As soon as I throw the hay over the fence for Ginger (of course her majesty the Queen is served first), Wally's antics kick into high gear.  When he gets his serving, his entire body relaxes and if he could speak, he would be crooning, "Oh hay, oh delicious hay, oh delectable hay."

One amazing thing - Ginger and Annie had to be fed at least 75 feet apart or Ginger would run back and forth trying to eat from both servings.  I discovered 75 feet was far enough away that it made her antics impractical and Annie could usually eat in peace.  Wally can eat his hay just a few feet from Ginger.  Wally does not know how good he has it in the Kingdom of Ginger.

Silly horses!


Tuesday, October 16, 2012

Oh My Unfathomable Omniscient Diety!

First thing Monday morning a headline caught my eye in Google News.  It was a science article from the Los Angeles Times discussing new evidence from the Apollo lunar mission soil samples regarding the hydrogen molecules present in the dirt.  It was interesting to read but nothing earth shattering.  What made me almost spew my morning tea all over the computer screen were the opinions posted by three of my fellow citizens.  I normally do not look for the opinions posted by people online because they are typically not worth reading and are quite depressing.  When the full scope of our collective American ignorance is available via the internet for the entire world to witness, well, it is enormously discouraging.  Our effort to give everyone in America an education is noble but perhaps it has fallen short in certain instances. I would say, based on these three comments, it is an outright failure.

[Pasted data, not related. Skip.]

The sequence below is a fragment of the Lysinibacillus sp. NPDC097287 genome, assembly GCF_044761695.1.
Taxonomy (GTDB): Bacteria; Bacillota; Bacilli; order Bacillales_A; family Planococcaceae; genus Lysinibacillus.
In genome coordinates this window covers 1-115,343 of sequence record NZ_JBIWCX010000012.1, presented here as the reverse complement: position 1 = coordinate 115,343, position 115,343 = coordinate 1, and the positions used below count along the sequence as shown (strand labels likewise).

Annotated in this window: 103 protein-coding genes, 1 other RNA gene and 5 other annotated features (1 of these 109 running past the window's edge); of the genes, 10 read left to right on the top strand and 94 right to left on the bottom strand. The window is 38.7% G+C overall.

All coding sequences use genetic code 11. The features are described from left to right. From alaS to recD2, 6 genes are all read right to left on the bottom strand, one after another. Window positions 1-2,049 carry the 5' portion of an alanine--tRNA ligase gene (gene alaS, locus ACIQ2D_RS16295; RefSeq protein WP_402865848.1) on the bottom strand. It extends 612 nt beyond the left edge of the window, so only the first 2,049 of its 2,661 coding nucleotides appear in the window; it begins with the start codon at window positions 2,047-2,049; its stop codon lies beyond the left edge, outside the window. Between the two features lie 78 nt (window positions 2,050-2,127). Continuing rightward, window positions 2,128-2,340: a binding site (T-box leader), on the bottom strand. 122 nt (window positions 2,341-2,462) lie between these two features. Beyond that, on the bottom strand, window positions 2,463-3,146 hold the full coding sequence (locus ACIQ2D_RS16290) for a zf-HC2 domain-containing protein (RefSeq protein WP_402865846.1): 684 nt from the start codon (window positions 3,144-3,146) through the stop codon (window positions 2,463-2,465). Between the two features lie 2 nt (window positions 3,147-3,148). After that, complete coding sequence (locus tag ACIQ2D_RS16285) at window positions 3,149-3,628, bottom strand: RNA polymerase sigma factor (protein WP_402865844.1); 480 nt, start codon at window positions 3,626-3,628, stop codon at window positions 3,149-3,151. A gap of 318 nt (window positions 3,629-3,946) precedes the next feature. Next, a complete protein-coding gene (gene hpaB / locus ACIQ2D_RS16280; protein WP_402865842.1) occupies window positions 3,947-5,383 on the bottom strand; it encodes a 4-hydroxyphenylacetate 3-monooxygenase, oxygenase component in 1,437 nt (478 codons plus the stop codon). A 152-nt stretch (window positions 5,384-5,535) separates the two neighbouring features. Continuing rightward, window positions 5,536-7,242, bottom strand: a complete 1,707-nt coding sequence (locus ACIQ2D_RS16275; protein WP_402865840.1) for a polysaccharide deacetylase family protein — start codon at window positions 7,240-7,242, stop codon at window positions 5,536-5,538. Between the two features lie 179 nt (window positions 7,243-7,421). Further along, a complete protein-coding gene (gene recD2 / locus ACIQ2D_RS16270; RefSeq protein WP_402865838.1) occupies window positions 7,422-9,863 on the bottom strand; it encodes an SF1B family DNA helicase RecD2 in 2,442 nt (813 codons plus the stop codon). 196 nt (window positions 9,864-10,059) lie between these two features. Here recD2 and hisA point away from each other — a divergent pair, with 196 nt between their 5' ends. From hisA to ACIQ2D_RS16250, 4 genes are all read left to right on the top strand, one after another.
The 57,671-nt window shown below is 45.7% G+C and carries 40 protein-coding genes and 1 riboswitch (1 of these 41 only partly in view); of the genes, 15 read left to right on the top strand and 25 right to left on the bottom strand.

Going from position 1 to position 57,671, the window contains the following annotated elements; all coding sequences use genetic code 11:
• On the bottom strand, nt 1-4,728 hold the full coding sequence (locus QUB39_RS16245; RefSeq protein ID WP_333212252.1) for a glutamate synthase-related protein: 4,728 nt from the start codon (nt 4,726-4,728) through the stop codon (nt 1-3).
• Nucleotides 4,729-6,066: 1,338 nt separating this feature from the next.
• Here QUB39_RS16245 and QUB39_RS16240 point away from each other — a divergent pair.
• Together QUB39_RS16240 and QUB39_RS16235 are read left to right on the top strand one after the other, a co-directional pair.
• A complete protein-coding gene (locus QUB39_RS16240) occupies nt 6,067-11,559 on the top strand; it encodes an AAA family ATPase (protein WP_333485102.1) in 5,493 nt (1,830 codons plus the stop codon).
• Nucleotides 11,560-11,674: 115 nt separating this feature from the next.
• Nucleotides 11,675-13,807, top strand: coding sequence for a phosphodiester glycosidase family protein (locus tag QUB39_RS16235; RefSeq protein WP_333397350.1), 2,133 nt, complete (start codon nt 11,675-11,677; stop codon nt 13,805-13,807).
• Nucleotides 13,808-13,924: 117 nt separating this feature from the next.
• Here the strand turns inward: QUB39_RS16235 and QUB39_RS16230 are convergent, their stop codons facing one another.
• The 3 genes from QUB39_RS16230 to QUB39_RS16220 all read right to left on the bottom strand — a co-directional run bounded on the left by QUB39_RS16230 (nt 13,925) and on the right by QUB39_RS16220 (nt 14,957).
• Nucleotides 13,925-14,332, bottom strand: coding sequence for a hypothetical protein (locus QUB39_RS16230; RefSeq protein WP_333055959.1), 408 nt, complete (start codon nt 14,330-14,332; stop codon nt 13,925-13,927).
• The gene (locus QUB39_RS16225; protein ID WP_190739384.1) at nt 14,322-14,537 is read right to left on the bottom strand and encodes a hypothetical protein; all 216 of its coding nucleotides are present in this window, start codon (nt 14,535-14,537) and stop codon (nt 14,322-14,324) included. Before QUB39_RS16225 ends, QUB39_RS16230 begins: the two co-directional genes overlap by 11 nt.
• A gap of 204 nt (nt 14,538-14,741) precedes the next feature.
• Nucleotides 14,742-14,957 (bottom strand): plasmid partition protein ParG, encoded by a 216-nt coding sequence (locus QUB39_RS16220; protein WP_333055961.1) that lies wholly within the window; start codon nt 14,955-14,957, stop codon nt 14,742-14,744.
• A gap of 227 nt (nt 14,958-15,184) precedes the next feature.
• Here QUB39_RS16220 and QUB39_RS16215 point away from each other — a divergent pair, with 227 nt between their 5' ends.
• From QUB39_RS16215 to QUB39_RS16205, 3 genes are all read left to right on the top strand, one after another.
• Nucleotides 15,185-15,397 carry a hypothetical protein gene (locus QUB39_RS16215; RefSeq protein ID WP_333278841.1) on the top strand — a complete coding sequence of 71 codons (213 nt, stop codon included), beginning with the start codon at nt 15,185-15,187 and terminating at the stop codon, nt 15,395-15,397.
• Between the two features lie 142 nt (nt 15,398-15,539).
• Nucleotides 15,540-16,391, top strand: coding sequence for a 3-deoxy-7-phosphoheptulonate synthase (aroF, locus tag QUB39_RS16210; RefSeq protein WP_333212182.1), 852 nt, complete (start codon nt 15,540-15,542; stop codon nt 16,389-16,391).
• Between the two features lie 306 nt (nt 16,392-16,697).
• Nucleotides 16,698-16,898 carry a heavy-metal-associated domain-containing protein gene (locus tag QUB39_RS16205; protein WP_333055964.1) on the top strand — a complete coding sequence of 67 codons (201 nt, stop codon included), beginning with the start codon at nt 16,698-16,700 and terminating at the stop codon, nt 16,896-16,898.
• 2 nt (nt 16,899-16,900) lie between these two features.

Reproduced below, for your entertainment and edification, are the first paragraph of the article followed by the enlightened offerings from three of our typical fellow Americans.  I stumbled across the holy trinity of the Ignorami:  general stupidity, religious dogma, and politics.  I hit the jackpot! 

Read'em and weep:

Apollo rocks analysis: solar wind made moon water
Analyzing grains of soil collected from three Apollo lunar missions, geochemists have figured out that the hydrogen in trace amounts of water on the moon’s surface probably came from solar wind, the outflow of positively-charged hydrogen from the sun.

Frankothemountain3 at 4:09 AM October 15, 2012
Oh yeah, let's look at that junk from 43 years ago.

LA City-Data Forum at 6:53 AM October 15, 2012
My pastor has always questioned whether men went to the moon. He told me my opinion should be to question these alleged events and consult with the Bible. Same with dinosaurs. Moon rocks, schmoon rocks; I don't believe it.